“I subsequently ended up on the database because of my age, academy background and amount of games played and they then sent this through to NAC.”
Breda liked what they saw and signed up the full back on a three-year deal, meaning he would be leaving English football behind after four seasons in League One. Having previously only played for clubs in the north of England, the move represented something entirely different for the former England under-19 international.
“To be honest, it [settling in] has been quite easy for me. There’s been a couple of down days here and there but my teammates have made it easy to settle in, which can be the tough part.
“My friends back home have been good with it and I speak to my family often. It’s been a lifestyle change but not too different to life at home – maybe a little quieter!
“No-one moved out here with me but I’ve been lucky enough to have people come out and stay with me for a few days here and there, which is always nice.”
Although it didn’t take too long to adjust to living abroad, finding somewhere to live was not so simple initially.
“I have an apartment in the city at the moment but it was a bit of a nightmare at first because I had to move,” he says. “I found this apartment myself though and the club helped sort the rest.”
Ten games into the season and Leigh has spent as much time on the pitch as off it, starting five games and being an unused substitute in the others. Despite this, the former Bury man has been able see the positives.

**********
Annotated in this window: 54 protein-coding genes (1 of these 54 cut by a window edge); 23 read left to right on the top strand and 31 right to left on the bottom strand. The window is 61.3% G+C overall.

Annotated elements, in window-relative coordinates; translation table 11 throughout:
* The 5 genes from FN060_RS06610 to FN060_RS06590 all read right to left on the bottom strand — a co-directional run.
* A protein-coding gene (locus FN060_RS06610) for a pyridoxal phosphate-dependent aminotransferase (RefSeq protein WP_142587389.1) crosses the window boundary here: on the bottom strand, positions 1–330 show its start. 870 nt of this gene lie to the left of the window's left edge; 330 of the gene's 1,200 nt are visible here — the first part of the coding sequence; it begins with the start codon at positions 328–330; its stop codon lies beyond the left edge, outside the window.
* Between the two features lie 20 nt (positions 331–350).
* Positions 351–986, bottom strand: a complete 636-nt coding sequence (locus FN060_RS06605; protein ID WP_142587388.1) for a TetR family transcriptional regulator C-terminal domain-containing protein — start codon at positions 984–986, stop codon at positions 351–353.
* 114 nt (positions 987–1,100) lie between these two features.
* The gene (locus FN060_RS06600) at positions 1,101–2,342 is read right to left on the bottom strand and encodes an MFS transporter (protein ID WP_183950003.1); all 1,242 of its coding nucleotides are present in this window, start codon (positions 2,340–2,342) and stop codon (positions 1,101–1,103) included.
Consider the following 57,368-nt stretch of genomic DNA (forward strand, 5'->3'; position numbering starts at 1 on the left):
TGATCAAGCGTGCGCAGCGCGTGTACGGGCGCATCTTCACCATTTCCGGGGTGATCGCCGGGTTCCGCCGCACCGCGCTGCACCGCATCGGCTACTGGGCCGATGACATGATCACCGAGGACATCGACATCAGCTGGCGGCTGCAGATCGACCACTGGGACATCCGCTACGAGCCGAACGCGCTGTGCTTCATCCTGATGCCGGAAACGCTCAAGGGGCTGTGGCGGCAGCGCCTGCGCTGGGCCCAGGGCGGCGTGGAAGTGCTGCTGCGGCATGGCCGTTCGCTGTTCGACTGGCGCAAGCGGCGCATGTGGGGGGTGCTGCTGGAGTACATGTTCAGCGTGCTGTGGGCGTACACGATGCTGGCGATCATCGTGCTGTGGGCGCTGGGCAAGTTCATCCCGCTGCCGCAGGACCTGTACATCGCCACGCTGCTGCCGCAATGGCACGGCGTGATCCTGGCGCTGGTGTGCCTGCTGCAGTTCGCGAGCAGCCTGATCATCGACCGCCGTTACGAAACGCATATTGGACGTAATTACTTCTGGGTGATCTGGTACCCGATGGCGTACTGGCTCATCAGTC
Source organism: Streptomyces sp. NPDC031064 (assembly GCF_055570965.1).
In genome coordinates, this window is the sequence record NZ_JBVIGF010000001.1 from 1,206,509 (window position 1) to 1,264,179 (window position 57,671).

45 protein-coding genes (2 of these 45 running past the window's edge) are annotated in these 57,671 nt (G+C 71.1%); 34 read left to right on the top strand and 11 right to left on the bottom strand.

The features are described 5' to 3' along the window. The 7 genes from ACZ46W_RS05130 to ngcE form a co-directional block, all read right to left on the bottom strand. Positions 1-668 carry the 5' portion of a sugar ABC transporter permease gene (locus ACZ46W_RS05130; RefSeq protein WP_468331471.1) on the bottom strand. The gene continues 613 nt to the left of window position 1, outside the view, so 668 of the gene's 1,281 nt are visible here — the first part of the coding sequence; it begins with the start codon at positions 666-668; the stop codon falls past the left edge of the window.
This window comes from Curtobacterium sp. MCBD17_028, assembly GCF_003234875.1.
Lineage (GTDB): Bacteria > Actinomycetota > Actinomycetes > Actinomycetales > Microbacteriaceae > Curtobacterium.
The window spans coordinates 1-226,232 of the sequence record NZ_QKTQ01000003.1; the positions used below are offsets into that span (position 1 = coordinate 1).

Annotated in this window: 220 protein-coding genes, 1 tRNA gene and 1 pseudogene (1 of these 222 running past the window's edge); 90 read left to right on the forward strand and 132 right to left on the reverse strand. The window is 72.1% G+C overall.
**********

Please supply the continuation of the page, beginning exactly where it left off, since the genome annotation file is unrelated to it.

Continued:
“It’s a new experience for me compared to the last couple of years where I played most of the games but it’s a challenge and that’s what keeps the game interesting.
“I have always found that when I’m challenged is when I’m able to raise my game so it’s a good test.”
From the matches he has featured in, it has not taken long for him to appreciate a change in the type of football played in Holland.
“There is a massive difference in the style of play. As cliché as it sounds, it’s more continental football and a slower pace of game. The players are definitely more technical here on the whole.
“However, this contrasts with the training, which I’ve found to be harder, although I’m not sure if this is necessarily typical of the Eredivisie.”
NAC are currently second bottom in the Eredivisie and are winless during the games which Leigh has been on the bench for. This could mean a recall for the former Manchester City man could be on the cards, which could then play a part in reaching the goals he has set for himself.
“I’ve always wanted to play as high as I can,” he says. “It’s frustrating that I haven’t been able to play my best football here so far but my ambition has been to be in the Championship by the time I am 26-years-old, which gives me three windows to do so.”
It’s been a difficult start to the season for NAC but Leigh is undoubtedly competing at higher level than he previously has been, which can only be good for his development. He is a determined character and knows what he wants to achieve in football.
Don’t bet against him reaching his goals soon.